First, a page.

Behavioral finance is the study of how psychology affects financial decision making and financial markets. It is increasingly becoming the common way of understanding investor behavior and stock market activity. Incorporating the latest research and theory, Shefrin offers both a strong theory and efficient empirical tools that address derivatives, fixed income securities, mean-variance efficient portfolios, and the market portfolio. The book provides a series of examples to illustrate the theory. A companion website contains these examples worked out as Excel spreadsheets so that readers can input their own data to test the results.
- The second edition continues the tradition of the first edition by being the one and only book to focus completely on how behavioral finance principles affect asset pricing, now with its theory deepened and enriched by a plethora of research since the first edition
- A companion website contains a series of examples worked out as Excel spreadsheets so that readers can input their own data to test the results
Graduate students and professors in finance, and professionals working with investment tools such as financial analysts and portfolio managers.
Preface Preface to the Second Edition Chapter 1- Introduction I Heuristics and Representativeness: Experimental Evidence Chapter 2- Representativeness and Bayes Rule: Psychological Perspective Chapter 3- Representativeness and Bayes Rule: Economics Perspective Chapter 4- A Simple Asset Pricing Model Featuring Representativeness Chapter 5- Heterogeneous Judgements in Experiments II Heuristics and Representativeness: Investor Expectations Chapter 6- Representativeness and Heterogeneous Beliefs Among Individual Investors, Financial Executives, and Academics Chapter 7- Representativeness and Heterogeneity in the Judgements of Professional Investors III Developing Behavioral Asset Pricing Models Chapter 8- A Simple Asset Pricing Model with Heterogeneous Beliefs Chapter 9- Heterogeneous Beliefs and Inefficient Markets Chapter 10- A Simple Market Model of Prices and Trading Volume Chapter 11- Efficiency and Entropy: Long-run Dynamics IV Heterogeneity in Risk Tolerance and Time Discounting Chapter 12- CRRA and CARA Utility Functions Chapter 13- Heterogeneous Risk Tolerance and Time Preference Chapter 14- Representative Investors in a Heterogeneous CRRA Model IV Sentiment and Behavioral SDF Chapter 15- Sentiment Chapter 16- Behavioral SDF and the Sentiment Premium VI Applications and Behavioral SDF Chapter 17- Behavioral Betas and Mean-Variance Portfolios Chapter 18- Cross-section of Return Expectations Chapter 19- Testing for a Sentiment Premium Chapter 20- A Behavioral Approach to the Term Structure of Interest Rates Chapter 21- Behavioral Black-Scholes Chapter 22- Irrational Exubera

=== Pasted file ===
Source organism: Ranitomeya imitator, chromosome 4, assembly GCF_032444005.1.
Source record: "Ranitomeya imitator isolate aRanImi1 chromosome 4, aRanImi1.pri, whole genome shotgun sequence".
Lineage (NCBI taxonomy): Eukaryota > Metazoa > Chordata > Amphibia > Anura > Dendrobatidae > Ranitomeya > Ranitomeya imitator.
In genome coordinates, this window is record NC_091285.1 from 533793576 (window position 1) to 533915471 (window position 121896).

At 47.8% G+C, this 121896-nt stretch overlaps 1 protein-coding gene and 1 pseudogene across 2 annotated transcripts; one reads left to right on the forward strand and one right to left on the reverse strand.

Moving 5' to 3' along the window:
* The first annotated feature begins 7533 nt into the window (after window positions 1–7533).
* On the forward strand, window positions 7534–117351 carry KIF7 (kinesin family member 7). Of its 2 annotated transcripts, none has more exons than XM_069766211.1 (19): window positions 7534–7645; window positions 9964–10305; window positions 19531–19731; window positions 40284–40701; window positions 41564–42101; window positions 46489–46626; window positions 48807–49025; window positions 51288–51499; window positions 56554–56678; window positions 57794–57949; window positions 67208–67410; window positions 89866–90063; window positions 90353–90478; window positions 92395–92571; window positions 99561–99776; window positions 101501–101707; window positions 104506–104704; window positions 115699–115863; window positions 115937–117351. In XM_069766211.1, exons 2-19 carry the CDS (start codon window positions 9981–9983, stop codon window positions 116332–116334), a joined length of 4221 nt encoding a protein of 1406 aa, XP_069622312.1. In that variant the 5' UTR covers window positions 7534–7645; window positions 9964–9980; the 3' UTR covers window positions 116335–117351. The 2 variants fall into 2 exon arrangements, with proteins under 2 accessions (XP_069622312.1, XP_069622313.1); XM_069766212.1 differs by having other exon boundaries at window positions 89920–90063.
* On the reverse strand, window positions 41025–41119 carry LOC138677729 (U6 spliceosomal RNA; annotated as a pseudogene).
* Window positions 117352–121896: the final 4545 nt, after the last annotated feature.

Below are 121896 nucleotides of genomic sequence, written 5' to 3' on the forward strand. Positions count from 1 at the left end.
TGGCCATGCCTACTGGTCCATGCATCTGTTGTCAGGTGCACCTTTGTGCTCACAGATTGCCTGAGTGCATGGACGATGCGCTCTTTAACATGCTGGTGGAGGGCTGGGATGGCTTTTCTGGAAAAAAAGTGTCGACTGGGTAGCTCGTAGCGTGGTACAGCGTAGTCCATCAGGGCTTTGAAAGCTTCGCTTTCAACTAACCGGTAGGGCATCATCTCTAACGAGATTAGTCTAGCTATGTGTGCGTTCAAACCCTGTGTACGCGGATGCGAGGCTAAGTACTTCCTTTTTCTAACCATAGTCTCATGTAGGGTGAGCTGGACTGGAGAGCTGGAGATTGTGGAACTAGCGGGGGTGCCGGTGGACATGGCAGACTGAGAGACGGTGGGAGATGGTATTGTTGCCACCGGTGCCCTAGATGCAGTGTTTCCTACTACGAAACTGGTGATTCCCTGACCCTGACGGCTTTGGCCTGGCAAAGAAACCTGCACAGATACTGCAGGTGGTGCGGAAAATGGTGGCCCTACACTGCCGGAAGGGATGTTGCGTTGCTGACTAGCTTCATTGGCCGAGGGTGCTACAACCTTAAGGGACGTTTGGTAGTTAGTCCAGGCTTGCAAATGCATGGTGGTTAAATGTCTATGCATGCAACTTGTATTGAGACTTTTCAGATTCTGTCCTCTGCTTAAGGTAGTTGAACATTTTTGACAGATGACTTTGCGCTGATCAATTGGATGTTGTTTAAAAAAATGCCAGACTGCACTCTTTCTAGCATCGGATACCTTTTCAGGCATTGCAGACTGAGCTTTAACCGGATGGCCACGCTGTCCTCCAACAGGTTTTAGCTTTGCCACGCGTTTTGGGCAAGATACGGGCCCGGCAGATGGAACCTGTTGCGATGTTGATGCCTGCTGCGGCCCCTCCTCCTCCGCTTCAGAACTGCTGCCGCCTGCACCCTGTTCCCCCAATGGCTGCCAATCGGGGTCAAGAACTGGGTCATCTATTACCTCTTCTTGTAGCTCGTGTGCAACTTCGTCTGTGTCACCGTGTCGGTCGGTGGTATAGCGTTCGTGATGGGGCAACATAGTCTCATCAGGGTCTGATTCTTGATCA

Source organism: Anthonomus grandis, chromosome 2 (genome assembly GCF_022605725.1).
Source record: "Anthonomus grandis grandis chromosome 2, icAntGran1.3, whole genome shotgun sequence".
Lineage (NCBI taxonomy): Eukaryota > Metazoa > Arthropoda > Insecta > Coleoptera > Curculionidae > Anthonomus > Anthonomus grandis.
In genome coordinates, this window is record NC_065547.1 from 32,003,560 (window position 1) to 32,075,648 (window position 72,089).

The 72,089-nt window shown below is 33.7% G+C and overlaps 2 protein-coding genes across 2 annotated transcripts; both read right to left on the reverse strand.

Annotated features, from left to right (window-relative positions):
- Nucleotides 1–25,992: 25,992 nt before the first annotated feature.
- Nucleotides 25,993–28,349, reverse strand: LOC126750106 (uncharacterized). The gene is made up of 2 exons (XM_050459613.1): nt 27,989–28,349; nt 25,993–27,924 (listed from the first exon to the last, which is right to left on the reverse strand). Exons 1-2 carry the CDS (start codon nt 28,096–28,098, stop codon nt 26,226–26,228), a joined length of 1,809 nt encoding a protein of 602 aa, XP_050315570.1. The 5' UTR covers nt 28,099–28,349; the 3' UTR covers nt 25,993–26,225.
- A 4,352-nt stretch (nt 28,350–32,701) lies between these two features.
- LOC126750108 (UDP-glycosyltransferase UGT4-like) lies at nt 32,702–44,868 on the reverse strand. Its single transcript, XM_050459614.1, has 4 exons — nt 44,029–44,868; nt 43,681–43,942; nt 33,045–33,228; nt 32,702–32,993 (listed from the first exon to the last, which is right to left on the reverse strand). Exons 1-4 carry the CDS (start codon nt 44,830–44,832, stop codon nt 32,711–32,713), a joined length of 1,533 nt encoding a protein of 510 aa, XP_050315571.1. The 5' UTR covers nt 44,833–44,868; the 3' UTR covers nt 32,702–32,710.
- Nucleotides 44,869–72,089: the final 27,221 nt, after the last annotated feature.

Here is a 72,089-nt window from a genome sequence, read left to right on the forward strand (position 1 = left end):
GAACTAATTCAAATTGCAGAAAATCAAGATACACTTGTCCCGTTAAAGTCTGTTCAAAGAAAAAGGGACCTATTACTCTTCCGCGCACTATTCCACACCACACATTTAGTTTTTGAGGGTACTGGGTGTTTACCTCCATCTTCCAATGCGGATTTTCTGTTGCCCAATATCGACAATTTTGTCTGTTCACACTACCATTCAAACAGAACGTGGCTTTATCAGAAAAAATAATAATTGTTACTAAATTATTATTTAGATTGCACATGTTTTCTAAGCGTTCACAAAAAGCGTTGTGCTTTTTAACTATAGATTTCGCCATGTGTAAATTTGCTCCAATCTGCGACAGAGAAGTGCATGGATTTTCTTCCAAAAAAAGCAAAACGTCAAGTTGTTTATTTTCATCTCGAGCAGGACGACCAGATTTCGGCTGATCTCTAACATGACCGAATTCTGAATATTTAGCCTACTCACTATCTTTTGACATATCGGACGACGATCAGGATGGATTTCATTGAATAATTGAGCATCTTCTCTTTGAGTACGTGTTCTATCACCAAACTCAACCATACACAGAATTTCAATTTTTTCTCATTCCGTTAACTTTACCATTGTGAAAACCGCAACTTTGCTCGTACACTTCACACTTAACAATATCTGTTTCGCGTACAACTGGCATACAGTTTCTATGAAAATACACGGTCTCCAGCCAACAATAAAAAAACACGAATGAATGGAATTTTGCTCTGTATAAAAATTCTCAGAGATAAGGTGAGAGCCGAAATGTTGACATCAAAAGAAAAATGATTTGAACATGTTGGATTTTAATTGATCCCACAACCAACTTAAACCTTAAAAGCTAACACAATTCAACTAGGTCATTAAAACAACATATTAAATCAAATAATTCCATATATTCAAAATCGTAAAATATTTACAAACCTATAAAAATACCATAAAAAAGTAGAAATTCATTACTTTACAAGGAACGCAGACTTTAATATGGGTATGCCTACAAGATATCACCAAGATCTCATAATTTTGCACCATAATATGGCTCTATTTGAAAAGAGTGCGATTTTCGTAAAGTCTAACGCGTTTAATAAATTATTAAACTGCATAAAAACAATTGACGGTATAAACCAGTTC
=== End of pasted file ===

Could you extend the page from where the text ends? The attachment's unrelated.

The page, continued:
- No. of pages:
- © Academic Press 2008
- 19th May 2008
- Academic Press
- eBook ISBN:
- Hardcover ISBN:
“A mathematical-economist-turned-behavioral-economist, Hersh Shefrin challenges and delights the reader by applying concepts of behavioral economics with emphasis on investor heterogeneity to revisit a broad spectrum of topics in finance including portfolio management, trading, and the pricing of equities, bonds and options.” George M. Constantinides, Leo Melamed Professor of Finance, The University of Chicago Graduate School of Business “The flood of empirical asset pricing research in recent years has often required financial economists to choose between two unpalatable options: either embrace the rich range of evidence with a somewhat atheoretical view; or, simply ignore that large portion of the evidence that conflicts with classical asset pricing theory. The behavioral finance pioneer Hersh Shefrin, in this new edition of his treatise, shows that one need not choose between theory and data. He shows that a number of seemingly "behavioral" patterns in the data can in fact be derived from a suitably modified version of the stochastic discount factor framework. Impressive in both scope and attention to detail, this book will be valuable for researchers, teachers, students, and investment professionals.” Jeffrey Wurgler, Research Professor of Finance, NYU Stern School of Business “Judging from the large volume of trade in the financial markets and the astounding volatility of prices, one has to accept the idea that investors hold divergent and fast fluctuating beliefs. For this to make sense, I see only two possible hypotheses. Both individual and professional investors receive a lot of information — some of it public but a lot more of it private — on which they act. Or they all receive similar information but each one interprets that information somewhat differently from the other. Although it is not quite rational, I find the latter behaviour more pl